Collection launched: 14 Sep 2020
An extraordinarily important but often unrealized goal in global health is the inclusion of colleagues from low-income and middle-income countries (LMICs) as full partners in scientific research. Virtually all global health research takes place in LMICs with LMIC colleagues playing key research team roles. Yet rarely are these colleagues engaged as full partners and/or their contributions given the merits and recognition they deserve. They contribute, but not plan. They assist but they do not lead. And too often, there is no path available in their home countries that enables these colleagues to grow in experience, gain scientific independence and recognition and become leaders in research.
The reasons for this exclusion and lack of opportunity are many. Some are historical. The field of global health had its origins in ‘tropical medicine’ and even today remains deeply rooted in the colonial legacy. Other reasons are academic. The scientists from high-income countries (HICs) who come to LMICs to lead research control the scientific agenda, are funded from afar, are testing hypotheses formulated elsewhere, and are driven by the academic pressures of publication and promotion. Moreover, these researchers are seldom rewarded for engaging with local collaborators – as a stand-alone essential investment - or creating opportunities for their scientific growth.
Nearly ten years ago, Partners In Health (PIH)/Rwanda set out to break this outmoded and unjust paradigm. With support from their institutional partner, the Department of Global Health and Social Medicine (DGHSM) at Harvard Medical School, PIH/Rwanda built a fully collaborative research training program that embodies the spirit of “accompaniment” that is at core of Partners In Health’s mission. The training team from Harvard and PIH/Rwanda is committed to work side-by-side with Rwandan colleagues, to provide locally relevant and requested necessary support, and to accompany them until the journey is complete as they become independent researchers and form equitable partnerships.
The papers presented in this Special Collection are the fruits of this continuing collaboration. They are led by Rwandan-local program and clinical leaders, individuals who work on the ground and know full well the challenges their programs face and gaps in research and programming that need redress. These leaders know how to translate research findings into meaningful change, and indeed all of the research presented here has already or is in the process of informing clinical practice, program implementation and national policies. Some of these papers identify challenges in programs, such as in supply chain management for decentralized non-communicable disease programs (NCD) or retention of patients in cervical cancer treatment. These challenges are not unique to Rwanda and can inform program design and improvements in other African countries and beyond. Some of these papers describe innovations – such as establishing a heart surgery registry or integrating cancer patient follow-up into NCD clinics – that will inspire new ways to approach entrenched problems.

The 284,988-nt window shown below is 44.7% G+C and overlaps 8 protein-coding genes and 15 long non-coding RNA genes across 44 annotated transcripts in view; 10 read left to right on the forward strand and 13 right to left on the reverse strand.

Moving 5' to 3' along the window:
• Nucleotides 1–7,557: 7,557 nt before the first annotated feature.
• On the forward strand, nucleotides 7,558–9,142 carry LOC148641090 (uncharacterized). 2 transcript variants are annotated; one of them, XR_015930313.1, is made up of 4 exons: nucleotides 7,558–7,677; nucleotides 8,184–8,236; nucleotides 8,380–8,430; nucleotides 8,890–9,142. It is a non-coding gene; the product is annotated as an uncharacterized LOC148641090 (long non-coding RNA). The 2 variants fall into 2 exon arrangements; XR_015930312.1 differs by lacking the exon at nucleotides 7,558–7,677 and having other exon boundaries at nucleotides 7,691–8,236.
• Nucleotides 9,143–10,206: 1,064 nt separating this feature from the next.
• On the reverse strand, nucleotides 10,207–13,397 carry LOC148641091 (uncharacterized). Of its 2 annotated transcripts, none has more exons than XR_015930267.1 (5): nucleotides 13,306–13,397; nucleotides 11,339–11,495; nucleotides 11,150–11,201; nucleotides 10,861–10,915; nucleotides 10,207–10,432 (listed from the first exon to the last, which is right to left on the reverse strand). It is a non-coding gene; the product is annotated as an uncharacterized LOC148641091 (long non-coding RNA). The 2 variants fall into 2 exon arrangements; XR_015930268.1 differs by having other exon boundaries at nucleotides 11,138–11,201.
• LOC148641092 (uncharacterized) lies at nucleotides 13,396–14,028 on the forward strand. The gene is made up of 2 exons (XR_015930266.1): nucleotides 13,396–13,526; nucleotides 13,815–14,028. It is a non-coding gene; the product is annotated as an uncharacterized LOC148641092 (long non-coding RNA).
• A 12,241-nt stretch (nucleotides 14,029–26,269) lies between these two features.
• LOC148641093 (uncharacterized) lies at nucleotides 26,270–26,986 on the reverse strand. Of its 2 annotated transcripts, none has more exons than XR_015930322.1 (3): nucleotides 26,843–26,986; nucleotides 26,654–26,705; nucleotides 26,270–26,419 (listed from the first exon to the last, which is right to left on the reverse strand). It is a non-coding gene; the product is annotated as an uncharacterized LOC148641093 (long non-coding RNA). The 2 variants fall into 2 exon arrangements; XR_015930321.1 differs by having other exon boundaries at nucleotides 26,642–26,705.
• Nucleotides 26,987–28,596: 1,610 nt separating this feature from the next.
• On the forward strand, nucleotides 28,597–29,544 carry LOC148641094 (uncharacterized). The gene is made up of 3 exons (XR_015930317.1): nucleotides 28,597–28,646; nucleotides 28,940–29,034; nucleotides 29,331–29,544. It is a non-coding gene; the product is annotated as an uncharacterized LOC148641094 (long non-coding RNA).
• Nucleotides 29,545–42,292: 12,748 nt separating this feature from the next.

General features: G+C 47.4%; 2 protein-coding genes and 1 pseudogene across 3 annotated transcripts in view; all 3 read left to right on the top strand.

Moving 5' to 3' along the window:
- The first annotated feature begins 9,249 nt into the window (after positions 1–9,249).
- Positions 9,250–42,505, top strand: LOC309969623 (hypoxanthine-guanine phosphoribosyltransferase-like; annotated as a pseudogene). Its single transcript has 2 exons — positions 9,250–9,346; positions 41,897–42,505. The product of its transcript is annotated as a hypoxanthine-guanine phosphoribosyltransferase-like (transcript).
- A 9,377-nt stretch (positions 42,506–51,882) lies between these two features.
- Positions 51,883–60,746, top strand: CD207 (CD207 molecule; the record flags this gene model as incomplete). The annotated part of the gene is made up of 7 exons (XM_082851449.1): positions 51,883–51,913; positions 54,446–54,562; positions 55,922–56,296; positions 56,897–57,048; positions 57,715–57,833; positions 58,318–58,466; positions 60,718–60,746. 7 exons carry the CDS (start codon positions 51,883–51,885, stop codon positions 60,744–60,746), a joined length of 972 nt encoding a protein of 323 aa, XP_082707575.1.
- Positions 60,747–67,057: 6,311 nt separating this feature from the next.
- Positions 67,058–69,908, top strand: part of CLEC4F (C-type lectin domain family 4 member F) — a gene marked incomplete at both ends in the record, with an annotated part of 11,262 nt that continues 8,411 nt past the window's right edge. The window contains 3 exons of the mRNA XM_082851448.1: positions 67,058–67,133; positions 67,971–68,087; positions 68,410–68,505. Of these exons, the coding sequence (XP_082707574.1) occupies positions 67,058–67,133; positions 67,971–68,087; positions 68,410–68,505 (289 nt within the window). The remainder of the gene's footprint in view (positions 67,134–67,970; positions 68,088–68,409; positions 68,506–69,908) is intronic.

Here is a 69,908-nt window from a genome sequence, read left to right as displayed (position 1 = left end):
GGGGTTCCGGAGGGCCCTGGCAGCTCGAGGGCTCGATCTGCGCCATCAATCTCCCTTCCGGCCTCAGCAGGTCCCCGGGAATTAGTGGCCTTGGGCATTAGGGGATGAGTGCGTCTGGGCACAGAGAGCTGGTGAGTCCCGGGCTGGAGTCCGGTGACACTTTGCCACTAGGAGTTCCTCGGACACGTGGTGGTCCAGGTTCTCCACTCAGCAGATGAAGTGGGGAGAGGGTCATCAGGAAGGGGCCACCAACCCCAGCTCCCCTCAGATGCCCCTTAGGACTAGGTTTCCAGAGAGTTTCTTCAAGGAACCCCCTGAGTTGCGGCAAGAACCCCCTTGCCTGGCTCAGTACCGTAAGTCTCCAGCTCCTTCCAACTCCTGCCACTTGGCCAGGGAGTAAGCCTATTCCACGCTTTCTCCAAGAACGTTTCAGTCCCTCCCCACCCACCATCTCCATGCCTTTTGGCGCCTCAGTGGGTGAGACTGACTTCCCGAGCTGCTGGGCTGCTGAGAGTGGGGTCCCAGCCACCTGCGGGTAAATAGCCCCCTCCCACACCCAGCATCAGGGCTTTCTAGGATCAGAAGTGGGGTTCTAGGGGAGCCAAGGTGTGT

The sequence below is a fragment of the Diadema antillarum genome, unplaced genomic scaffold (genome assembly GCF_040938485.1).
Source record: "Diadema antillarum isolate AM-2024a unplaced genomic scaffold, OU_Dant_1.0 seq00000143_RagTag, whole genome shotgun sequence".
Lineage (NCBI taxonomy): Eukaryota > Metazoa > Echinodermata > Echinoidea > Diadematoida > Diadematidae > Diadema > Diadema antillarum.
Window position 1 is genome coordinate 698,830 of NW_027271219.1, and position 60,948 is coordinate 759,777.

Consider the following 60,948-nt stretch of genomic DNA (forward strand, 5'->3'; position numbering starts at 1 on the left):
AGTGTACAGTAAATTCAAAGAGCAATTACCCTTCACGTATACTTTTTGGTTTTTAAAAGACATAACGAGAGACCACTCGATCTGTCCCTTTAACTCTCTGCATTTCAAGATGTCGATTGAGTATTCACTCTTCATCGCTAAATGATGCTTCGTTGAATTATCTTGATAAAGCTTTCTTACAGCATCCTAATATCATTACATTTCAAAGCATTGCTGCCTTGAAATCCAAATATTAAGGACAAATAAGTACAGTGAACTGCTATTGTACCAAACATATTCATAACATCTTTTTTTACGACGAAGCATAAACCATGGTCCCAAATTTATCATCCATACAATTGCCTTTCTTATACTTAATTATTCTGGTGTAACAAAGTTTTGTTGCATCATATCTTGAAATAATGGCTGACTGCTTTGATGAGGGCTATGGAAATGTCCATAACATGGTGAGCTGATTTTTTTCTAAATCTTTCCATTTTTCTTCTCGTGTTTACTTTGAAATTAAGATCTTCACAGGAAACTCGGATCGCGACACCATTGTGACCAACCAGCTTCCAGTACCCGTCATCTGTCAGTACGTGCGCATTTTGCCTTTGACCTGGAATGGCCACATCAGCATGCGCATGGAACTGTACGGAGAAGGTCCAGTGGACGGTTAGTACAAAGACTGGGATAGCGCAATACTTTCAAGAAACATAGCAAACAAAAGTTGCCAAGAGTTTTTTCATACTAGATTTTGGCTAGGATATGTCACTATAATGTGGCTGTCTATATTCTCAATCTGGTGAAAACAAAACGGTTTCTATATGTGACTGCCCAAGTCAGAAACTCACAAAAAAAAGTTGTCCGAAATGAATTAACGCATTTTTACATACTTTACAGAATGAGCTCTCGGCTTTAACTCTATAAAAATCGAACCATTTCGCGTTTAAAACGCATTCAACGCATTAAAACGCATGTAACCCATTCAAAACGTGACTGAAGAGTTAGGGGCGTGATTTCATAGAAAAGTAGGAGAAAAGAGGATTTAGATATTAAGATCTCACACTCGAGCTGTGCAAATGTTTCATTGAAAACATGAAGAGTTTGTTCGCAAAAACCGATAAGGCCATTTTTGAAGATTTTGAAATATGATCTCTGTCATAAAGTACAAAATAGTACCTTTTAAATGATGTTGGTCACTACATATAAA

The individuals leading this work are not academics and most have limited prior formal research training. To support their success, this research was developed in the context of a comprehensive research training and mentorship program that supported them from the inception of an idea, through development of a protocol, and then on to data collection, analysis and publication. These reports – we hope - offer a refreshing break from the traditional foreign-led, top-down paradigm of research in global health.
Very importantly, publication of these papers establishes these leaders’ expertise in the global arena, facilitates their professional growth, builds Rwanda’s institutional research capacity, and enhances Rwanda’s competitiveness for future research funding. The Special Collection also includes three complementary pieces. Zacharia et al describe the links between the PIH/Rwanda training program and the larger SORT-IT initiative at the WHO, emphasizing that these types of training and research programs should be considered a necessity and not a luxury. Murray and Mubiligi describe the long academic-NGO partnership between Harvard and PIH/Rwanda and how this partnership, and specifically this training program, are mutually beneficial. Finally, Odhiambo et al provide more detail on the program itself, including its financing, administrative structure, and the resources needed to support its replication in other settings.
This Special Collection arose out of a visit to Rwanda of a group of DGHSM advisors, who saw innovation not only in the research generated through this program, but also in the program itself. We hope this collection serves as an inspiration to encourage locally driven research, exemplifies how to build strong academic-implementation partnerships, and is call to action to prioritize investments into local teams’ capacities, and speaks to the urgent and essential need for intentional working towards equity in collaboration.
We are grateful to the many individuals who contributed to this work, particularly the Research Department at PIH/Rwanda and the Global Health Research Core at DGHSM. We are especially thankful to Dr. Stephen Kahn and the Abundance Foundation for underwriting the cost of this Special Collection and to Annals of Global Health for providing journal space and complementary funding.
Special Collection Editors: Philip Landrigan, Bethany Hedt-Gauthier, Fredrick Kateera